A career criminal was ordered to spend 15 years behind bars recently, but not before he argued that he wasn't actually a career criminal.
Casey D. Beckham felt his burglary convictions didn't qualify as violent felonies under the federal Armed Career Criminal Act, which mandates a minimum 15-year prison term for career criminals charged with unlawful firearm possession. Federal prosecutors cited his three second-degree burglary convictions and one first-degree burglary conviction.
Beckham argued that because he drove the burglar away from the scene instead of entering the building, his first-degree burglary conviction didn't qualify. He also said he didn't know about the 15-year mandatory minimum until more than a month after his plea agreement.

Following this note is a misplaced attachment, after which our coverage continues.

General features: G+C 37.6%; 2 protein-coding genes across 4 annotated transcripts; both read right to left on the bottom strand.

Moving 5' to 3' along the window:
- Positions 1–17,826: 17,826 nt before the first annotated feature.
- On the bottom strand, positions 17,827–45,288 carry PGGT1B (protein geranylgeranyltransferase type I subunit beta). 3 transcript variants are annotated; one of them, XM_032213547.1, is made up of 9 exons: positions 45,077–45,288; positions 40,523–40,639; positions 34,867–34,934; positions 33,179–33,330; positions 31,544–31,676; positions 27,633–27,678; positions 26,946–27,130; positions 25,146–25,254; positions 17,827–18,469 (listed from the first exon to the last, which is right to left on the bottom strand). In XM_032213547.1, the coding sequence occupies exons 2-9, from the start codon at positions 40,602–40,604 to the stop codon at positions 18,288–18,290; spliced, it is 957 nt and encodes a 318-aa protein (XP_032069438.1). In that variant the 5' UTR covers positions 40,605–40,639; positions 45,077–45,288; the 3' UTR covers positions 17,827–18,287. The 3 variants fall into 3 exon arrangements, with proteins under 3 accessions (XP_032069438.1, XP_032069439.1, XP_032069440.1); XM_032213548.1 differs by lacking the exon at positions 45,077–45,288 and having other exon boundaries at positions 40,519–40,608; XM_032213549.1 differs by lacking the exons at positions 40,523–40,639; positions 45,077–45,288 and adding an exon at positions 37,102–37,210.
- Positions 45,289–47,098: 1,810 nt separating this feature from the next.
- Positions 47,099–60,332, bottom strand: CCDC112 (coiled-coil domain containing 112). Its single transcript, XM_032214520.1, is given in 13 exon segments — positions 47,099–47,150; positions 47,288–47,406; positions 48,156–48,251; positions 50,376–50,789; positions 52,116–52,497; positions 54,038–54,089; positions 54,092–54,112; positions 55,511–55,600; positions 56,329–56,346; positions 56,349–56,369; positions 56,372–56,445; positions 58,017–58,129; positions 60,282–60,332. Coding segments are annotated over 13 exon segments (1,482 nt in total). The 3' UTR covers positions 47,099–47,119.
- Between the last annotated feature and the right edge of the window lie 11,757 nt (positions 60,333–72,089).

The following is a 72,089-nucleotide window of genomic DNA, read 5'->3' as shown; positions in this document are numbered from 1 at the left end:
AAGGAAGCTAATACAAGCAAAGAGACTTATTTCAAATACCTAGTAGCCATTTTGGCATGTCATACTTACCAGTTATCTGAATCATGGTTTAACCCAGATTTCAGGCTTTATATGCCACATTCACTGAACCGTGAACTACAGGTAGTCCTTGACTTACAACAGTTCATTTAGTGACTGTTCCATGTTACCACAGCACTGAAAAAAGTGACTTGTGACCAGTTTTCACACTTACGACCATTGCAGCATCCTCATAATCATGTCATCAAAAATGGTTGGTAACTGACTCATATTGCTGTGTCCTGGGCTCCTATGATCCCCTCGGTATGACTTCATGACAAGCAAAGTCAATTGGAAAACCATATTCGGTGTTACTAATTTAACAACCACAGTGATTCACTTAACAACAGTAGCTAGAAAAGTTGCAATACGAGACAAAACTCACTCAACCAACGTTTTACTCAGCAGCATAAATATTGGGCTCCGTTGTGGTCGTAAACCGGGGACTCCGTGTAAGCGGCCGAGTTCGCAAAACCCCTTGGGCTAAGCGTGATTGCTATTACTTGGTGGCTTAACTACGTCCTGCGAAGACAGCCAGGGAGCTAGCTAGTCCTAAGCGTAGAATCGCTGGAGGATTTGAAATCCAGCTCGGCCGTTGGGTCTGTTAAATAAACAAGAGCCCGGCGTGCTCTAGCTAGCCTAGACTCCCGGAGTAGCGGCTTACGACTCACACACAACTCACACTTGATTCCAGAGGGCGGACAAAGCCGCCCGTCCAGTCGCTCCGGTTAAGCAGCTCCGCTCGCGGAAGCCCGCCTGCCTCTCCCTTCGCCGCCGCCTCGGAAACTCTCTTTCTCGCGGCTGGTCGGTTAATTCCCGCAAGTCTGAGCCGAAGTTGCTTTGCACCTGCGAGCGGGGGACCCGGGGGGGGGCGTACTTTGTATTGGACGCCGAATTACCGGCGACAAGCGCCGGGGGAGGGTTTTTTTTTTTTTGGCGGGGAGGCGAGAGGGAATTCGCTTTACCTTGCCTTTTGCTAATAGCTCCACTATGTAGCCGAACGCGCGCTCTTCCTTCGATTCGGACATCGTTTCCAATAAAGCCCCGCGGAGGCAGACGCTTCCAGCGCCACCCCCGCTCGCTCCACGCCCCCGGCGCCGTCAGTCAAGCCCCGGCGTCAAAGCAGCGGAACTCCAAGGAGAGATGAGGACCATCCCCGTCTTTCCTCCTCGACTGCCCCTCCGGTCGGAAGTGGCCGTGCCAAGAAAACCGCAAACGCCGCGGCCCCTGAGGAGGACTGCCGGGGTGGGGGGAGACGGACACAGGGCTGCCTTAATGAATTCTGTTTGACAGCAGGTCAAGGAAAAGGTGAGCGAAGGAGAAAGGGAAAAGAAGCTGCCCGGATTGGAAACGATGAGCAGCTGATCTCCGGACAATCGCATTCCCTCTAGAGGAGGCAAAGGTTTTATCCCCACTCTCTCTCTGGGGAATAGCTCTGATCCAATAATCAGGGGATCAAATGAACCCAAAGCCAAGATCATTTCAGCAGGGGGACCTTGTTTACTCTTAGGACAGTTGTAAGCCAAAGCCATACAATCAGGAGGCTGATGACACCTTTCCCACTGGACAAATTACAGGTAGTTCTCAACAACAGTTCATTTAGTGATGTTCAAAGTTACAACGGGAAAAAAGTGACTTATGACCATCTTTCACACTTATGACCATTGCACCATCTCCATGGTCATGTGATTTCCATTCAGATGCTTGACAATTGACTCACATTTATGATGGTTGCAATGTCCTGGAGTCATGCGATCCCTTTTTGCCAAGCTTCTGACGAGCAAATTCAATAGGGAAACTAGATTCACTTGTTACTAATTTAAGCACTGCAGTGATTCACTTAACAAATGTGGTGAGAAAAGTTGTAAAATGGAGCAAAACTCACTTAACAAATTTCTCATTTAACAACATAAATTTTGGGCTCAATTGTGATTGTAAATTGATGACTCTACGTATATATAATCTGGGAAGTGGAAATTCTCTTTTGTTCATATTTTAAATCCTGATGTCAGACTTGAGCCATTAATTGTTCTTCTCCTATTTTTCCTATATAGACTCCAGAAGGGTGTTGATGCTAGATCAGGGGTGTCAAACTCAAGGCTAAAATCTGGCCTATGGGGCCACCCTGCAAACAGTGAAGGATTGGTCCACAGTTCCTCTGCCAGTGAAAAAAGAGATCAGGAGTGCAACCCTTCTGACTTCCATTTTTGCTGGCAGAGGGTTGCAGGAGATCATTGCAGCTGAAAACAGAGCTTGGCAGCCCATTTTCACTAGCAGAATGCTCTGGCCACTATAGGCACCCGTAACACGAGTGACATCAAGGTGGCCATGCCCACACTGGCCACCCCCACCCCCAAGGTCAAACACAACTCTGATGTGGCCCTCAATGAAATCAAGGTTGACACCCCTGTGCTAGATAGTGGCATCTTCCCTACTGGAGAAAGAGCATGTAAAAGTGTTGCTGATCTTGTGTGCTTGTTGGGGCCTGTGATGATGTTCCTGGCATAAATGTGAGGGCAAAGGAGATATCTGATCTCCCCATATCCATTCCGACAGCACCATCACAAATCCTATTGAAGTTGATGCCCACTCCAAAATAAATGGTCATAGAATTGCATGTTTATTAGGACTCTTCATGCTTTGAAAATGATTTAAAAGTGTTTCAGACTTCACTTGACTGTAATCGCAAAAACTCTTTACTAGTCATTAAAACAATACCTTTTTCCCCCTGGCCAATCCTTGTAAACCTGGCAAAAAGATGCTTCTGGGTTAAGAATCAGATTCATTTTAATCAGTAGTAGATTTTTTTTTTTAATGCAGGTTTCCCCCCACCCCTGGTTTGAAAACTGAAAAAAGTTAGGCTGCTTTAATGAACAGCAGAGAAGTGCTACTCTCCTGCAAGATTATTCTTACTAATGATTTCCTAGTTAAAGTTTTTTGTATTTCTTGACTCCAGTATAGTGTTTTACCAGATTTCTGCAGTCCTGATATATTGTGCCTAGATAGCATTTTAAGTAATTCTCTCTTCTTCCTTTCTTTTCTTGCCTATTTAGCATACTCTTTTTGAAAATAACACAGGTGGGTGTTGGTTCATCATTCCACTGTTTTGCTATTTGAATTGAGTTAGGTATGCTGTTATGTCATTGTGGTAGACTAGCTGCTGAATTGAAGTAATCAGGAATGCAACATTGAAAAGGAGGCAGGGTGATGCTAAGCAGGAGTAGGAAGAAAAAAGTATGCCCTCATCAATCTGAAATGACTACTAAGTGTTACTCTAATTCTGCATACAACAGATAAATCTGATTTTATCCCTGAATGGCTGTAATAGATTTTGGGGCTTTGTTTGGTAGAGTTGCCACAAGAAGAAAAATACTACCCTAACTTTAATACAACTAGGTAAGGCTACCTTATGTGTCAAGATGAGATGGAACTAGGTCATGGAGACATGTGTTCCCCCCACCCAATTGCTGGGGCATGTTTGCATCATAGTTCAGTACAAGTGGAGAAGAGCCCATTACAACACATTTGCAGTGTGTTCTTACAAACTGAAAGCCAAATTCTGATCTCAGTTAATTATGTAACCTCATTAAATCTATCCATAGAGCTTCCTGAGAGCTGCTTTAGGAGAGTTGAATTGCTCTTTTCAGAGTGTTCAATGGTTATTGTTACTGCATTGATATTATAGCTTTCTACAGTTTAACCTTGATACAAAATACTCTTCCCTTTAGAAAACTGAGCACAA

But, prosecutors argued, “the issue is not whether [the] actual conduct constituted an aggravated felony, but whether the full range of conduct encompassed by [the state statute] constitutes an aggravated felony," according to court documents filed this week.
U.S. District Court Judge Lonny Suko apparently agreed. He sentenced Beckham to 188 months last week, followed by 10 years probation.
Beckham was arrested in May 2009 after a day-long SWAT team standoff at a north Spokane apartment complex. He broke through an apartment ceiling and hid in the rafters, where police found him with a pound and a half of methamphetamine and $8,500.
About a dozen stolen firearms were found nearby with a felon, David L. "Cowboy Dave" Harwood, who said he was to sell the guns to Beckham to clear a $600 meth debt. Harwood, 40, was sentenced to 10 years in prison on gun charges in Superior Court last month.
Beckham's also suspected of breaking into a state evidence room in April 2009 and prowling vehicles, including one seized during the Joe Ward investigation. He posted about $250,000 bond on several state charges last fall before he rearrested two weeks later on the federal indictment.